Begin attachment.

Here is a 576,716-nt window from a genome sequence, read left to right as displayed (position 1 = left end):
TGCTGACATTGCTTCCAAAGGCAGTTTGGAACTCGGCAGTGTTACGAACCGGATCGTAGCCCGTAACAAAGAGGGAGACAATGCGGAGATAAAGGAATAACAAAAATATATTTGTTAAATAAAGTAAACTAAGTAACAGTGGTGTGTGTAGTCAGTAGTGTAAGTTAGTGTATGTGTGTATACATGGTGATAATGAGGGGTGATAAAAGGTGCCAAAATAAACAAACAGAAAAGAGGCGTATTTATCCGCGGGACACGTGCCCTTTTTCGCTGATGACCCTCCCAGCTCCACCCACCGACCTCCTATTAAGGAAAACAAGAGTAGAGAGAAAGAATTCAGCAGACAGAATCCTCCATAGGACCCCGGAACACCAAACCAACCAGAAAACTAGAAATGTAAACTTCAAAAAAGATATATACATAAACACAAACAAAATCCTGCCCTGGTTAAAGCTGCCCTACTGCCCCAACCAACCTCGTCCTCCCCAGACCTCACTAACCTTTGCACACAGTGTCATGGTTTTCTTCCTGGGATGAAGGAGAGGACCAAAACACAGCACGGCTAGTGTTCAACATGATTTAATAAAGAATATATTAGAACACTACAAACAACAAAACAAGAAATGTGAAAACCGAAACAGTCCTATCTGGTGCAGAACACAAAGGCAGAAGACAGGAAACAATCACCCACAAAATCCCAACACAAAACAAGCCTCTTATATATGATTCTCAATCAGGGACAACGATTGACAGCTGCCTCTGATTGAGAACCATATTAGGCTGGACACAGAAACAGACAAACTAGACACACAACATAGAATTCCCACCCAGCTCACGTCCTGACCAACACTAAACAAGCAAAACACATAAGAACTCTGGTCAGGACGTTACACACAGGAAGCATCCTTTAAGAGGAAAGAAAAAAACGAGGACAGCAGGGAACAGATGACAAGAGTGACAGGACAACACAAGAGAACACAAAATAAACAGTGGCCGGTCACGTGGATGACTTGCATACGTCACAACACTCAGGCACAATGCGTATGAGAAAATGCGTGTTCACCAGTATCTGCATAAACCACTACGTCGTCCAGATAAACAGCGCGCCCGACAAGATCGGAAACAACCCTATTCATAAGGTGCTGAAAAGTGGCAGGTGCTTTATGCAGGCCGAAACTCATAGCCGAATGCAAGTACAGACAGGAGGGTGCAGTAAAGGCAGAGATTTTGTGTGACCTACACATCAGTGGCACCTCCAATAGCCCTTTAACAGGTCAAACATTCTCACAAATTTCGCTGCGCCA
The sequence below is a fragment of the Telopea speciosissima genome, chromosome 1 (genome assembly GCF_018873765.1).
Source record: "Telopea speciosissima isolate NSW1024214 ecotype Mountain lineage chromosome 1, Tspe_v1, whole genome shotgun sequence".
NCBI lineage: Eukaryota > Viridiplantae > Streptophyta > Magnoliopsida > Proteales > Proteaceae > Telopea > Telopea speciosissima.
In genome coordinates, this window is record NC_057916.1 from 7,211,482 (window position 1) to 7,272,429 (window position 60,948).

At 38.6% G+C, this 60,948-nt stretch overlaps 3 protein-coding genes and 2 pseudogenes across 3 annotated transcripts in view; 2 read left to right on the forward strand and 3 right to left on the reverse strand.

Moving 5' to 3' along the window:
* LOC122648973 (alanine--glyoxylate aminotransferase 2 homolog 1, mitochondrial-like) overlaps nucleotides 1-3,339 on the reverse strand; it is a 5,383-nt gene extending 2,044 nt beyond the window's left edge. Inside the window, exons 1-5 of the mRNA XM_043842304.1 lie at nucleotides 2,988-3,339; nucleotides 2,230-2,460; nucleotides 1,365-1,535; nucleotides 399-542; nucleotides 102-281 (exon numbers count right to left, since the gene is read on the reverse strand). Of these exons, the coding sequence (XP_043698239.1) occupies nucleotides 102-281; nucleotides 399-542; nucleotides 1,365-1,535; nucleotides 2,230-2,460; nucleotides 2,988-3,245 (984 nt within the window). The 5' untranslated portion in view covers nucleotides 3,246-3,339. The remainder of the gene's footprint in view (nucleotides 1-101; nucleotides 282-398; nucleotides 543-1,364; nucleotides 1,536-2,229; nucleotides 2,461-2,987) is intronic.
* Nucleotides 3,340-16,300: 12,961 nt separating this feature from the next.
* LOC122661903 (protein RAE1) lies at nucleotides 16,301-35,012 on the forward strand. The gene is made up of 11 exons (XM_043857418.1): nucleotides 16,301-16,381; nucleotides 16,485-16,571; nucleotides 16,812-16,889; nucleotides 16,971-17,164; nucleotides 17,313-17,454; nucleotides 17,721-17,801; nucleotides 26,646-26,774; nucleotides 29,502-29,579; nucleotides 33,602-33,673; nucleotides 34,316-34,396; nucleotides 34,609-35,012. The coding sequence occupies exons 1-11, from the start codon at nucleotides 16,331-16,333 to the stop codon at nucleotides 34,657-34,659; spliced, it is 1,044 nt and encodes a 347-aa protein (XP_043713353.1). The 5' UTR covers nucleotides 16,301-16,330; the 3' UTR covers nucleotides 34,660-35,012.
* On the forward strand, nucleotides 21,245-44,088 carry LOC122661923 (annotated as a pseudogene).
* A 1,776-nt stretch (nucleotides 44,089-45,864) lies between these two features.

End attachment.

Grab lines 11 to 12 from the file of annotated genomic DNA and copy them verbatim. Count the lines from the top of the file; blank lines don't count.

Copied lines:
* LOC122661903 (protein RAE1) lies at nucleotides 16,301-35,012 on the forward strand. The gene is made up of 11 exons (XM_043857418.1): nucleotides 16,301-16,381; nucleotides 16,485-16,571; nucleotides 16,812-16,889; nucleotides 16,971-17,164; nucleotides 17,313-17,454; nucleotides 17,721-17,801; nucleotides 26,646-26,774; nucleotides 29,502-29,579; nucleotides 33,602-33,673; nucleotides 34,316-34,396; nucleotides 34,609-35,012. The coding sequence occupies exons 1-11, from the start codon at nucleotides 16,331-16,333 to the stop codon at nucleotides 34,657-34,659; spliced, it is 1,044 nt and encodes a 347-aa protein (XP_043713353.1). The 5' UTR covers nucleotides 16,301-16,330; the 3' UTR covers nucleotides 34,660-35,012.
* On the forward strand, nucleotides 21,245-44,088 carry LOC122661923 (annotated as a pseudogene).